A Dream Deferred

Project Overview
“A Dream Deferred,” the title and theme of this project, focuses on the incomplete citizenship of the Chinese and Indians of Malaysia. This project creates a parallel with the similar subjectivity of African Americans in the United States which led to a new era of American history, the 1960s Civil Rights Movement (click to see video).
The concept of the deferred dream is taken from Langston Hughes poem titled “Harlem” (1951) in which Hughes poses the question, “What happens to a dream deferred?” This question, in this context, refers to the dream of nation. Similar to African Americans in the 1960s, Chinese and Indian Malaysians are faced with the problem of a national government that boasts unity and simultaneously undermines that unity through the creation of a national identity constructed on the basis of racial dominance. The Chinese and Indian ethnic groups are subsequently denied privileges set aside for members of the Malay race, also referred to as bumiputera or , collectively, bumiputras. The bumiputras have been established by the government as the rightful inhabitants of Malaysia—in fact, bumiputera is loosely translated as “sons of the soil.” The term has not only been adopted as an official term by the Malaysian government, but is also included in the Constitution of Malaysia as article 153 which grants Malays a “special position” in Malaysian society.

This distinction of indigenous versus non-indigenous has created a polarity. The Malaysian government after independence sought to establish Malaysia as the “land of the Malays” and created a national identity that excludes the Chinese and Indians. As a result ‘non-Malays’ were positioned and remain as ‘Others’. This project analyzes nationhood, citizenship, and belonging in Malaysia through literary analysis. The main text is Shirley Geok-lin Lim’s novel Joss and Gold (2001). In the novel, Lim addresses concepts of nation, national identity, and ‘othering’ from the perspective of a Malaysian Chinese woman in 1960s Malaysia during the riots of May 13, 1969 (click to see video). In order to create the aforementioned parallel between ethnic relations in Malaysia and racial relations in the United States, Lorraine Hansberry’s play A Raisin in the Sun (1959), which acquired its title from Hughes’ poem “Harlem,” will be used to make connections between Malaysia and 1960s America.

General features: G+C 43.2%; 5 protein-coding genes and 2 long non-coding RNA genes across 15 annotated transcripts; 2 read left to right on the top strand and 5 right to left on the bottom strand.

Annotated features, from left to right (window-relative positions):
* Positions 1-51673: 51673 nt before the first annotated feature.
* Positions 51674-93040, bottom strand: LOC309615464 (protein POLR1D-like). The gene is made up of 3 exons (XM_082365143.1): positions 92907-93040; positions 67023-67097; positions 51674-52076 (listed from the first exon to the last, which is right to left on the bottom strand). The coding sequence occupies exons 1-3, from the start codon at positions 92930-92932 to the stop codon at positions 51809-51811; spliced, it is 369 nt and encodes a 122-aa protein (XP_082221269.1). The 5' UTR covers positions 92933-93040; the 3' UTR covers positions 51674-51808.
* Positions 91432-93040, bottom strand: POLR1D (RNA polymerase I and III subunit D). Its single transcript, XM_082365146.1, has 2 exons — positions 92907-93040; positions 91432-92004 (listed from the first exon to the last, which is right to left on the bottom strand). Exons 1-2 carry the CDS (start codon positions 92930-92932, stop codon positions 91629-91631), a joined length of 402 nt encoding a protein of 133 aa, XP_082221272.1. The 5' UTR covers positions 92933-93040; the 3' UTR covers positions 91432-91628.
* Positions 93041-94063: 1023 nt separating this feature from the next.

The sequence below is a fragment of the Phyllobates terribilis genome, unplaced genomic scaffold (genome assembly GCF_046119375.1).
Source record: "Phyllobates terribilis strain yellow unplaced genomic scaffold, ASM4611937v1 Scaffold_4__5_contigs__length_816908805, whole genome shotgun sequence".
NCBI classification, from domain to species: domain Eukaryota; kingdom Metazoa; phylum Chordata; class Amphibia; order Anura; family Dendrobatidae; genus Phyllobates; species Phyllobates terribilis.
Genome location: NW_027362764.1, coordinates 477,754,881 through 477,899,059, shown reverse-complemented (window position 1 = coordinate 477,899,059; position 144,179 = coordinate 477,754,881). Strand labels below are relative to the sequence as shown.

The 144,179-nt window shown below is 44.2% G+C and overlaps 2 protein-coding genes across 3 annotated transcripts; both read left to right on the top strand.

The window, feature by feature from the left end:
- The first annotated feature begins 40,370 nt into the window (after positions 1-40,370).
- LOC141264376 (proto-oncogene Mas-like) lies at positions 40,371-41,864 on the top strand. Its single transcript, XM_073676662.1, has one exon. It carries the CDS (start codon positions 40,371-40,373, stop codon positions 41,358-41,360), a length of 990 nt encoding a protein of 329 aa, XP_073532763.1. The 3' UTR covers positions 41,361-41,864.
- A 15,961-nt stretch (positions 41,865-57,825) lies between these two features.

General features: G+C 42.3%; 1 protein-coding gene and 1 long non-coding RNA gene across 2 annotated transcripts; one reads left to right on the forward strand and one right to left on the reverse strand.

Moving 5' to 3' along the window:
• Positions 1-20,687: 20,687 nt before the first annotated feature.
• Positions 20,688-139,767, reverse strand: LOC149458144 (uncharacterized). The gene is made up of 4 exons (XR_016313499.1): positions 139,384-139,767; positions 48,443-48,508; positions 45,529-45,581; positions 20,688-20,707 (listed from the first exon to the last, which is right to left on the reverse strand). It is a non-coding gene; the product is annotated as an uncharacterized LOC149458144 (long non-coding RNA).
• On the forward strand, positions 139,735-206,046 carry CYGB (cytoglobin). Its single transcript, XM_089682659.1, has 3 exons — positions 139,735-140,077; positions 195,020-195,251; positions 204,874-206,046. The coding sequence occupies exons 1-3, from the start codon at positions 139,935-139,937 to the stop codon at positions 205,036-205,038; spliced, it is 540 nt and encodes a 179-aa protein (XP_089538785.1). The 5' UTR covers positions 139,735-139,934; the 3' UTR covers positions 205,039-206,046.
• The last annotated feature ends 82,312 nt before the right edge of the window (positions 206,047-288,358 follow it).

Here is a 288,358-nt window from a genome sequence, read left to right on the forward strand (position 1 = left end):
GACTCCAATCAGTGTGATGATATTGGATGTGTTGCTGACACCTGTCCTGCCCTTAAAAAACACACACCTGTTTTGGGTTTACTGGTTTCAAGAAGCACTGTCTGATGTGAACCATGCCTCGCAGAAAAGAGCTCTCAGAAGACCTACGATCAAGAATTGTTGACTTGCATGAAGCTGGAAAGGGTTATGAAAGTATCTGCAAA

Deconstructing the Dream
The deferred dream of which Langston Hughes speaks and Hansberry critiques is the dream of nation—more specifically, the dream of a multicultural nation. However, Hughes and Hansberry demonstrate that this dream is actually three-tiered. The higher tier involves the realization and actualization of nation. The middle tier focuses on the American promise and promoted legacy of opportunity, opportunity for education and economic success. However, as Hughes and Hansberry argue in their work, benefiting from such opportunity is reliant on the freedom to pursue these opportunities. This freedom, according to Harlem Renaissance artists, social activists, and Civil Rights leaders in 1960s America, could only be obtained through full inclusion in society, or citizenship. Hughes and Hansberry saw the denial of such privileges as a contradiction to the American dream.